(1) Actions undertaken out of genuine political motives.

(2) Actions committed unwittingly, or unwillingly (e.g. as a result of provocation), but which nevertheless may lead to persecution “for reasons of” (alleged or implied) political opinion.

(3) Actions undertaken for the sole purpose of creating a pretext for invoking fear of persecution.

But, the Authority went on to observe that:
[T]he good faith principle must be applied with caution, not zeal. The precise application of Grahl-Madsen’s third category must be determined on a case-by-case basis. It may be that a balancing exercise is called for and a careful assessment made of all the circumstances, including the degree of bad faith, the nature of the harm feared and the degree of risk.  […]  We anticipate that only in clear cases (and the present case is undoubtedly one) will an asylum seeker fall outside of the Refugee Convention by reason of an absence of good faith.
Membership of a Particular Social Group

[29] Section 91S of the Migration Act 1958 essentially states that a family relationship may not found a refugee claim based on persecution for membership of a particular social group where the “primary” family member is at risk of for a non-Convention reason.  It is generally accepted that a family may constitute a “social group” for the purposes of the refugee definition.  The distinction being made in the Australian legislation is between a claim by a person at risk because she is related to an individual at risk for a Convention reason, and a person at risk because she is related to an individual at risk for a non-Convention reason.  The wording of s 91S is as “torturous” as the foregoing explanation.  It would be fair to say that this issue remains at large, or at least arguable, in the New Zealand jurisprudence.

Non-political Crime

[30] Section 91T(1) of the Migration Act 1958 provides that Article 1F(1)(b) of the Convention has effect as if the reference to “a non-political crime” were a reference to “a crime where the person’s motives for committing the crime were wholly or mainly non-political in nature”.  Subsection (3) of s 91S states that Article 1F(1)(b) has effect as if the reference to a non-political crime “included a reference to an offence that, under paragraph (a), (b), (c) or (d) of the definition of political offence in section 5 of the Extradition Act 1988, is not a political offence in relation to a country for the purposes of that Act”.  Essentially, s 91S makes the motives of the offender determinative of whether the offence in question is a political offence. It also ensures that an individual who is “extraditable”, (at least to the extent that they are deemed not to be a political offender by s 5 of the Extradition Act), is excluded from refugee status.  However, it is important to recognize that s 91S(3) amends the meaning of “non-political crime” in Article 1F(1)(b) of the Convention as it is to apply in Australia, regardless of whether an individual is extraditable, or whether the issue of extradition even arises.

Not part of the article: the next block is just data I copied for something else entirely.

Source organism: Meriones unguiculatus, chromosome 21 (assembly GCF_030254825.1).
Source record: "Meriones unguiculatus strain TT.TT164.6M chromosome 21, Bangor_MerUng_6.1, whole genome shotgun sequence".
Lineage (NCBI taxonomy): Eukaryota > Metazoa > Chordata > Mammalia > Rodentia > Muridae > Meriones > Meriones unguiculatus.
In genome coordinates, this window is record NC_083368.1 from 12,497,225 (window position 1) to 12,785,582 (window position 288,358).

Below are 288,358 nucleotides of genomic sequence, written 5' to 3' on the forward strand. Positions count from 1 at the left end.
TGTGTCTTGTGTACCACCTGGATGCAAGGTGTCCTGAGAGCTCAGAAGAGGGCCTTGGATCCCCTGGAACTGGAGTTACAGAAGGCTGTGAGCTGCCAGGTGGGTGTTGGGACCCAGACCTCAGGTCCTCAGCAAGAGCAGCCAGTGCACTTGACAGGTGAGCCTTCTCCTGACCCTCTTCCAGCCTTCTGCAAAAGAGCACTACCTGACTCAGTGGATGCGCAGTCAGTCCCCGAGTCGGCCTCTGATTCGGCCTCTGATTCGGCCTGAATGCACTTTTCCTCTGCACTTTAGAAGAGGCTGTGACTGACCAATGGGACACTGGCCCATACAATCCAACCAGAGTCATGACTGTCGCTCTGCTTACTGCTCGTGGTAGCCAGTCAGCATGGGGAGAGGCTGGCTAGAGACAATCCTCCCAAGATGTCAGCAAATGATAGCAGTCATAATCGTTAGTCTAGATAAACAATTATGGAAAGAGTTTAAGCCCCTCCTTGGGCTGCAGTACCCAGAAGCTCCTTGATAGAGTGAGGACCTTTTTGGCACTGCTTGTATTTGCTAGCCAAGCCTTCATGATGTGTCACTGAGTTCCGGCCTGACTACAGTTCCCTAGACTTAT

[31] Paragraph (a) of the definition of a political offence in the Extradition Act excludes conduct that is prohibited by a number of UN Conventions.  Paragraph (b) excludes conduct that is deemed by a multilateral extradition treaty and regulations made pursuant to the paragraph not to be a political offence.  Paragraph (c) excludes attacks on the head of state or head of government of a country or a member of his or her family.  Paragraph (d) excludes:

(d) an offence constituted by taking or endangering, attempting to take or endanger or participating in the taking or endangering of, the life of a person, being an offence:
(i) committed in circumstances in which such conduct creates a collective danger, whether direct or indirect, to the lives of other persons; and

(ii) declared by regulations for the purposes of this paragraph not to be a political offence in relation to the country.

[32] In New Zealand, and indeed in a number of other jurisdictions, the approach to the meaning of “non-political crime” is significantly more nuanced and complex than that posited in s 91S(1).  Certainly, the motive for the crime is by no means the only factor considered in most jurisdictions.  By way of example, the RSAA’s dicta in Refugee Appeal No. 1222/93 (5 August 1994), where the Authority adopted the test found in Goodwin–Gill’s text, The Refugee in International Law, is illuminating.  The passage in question states: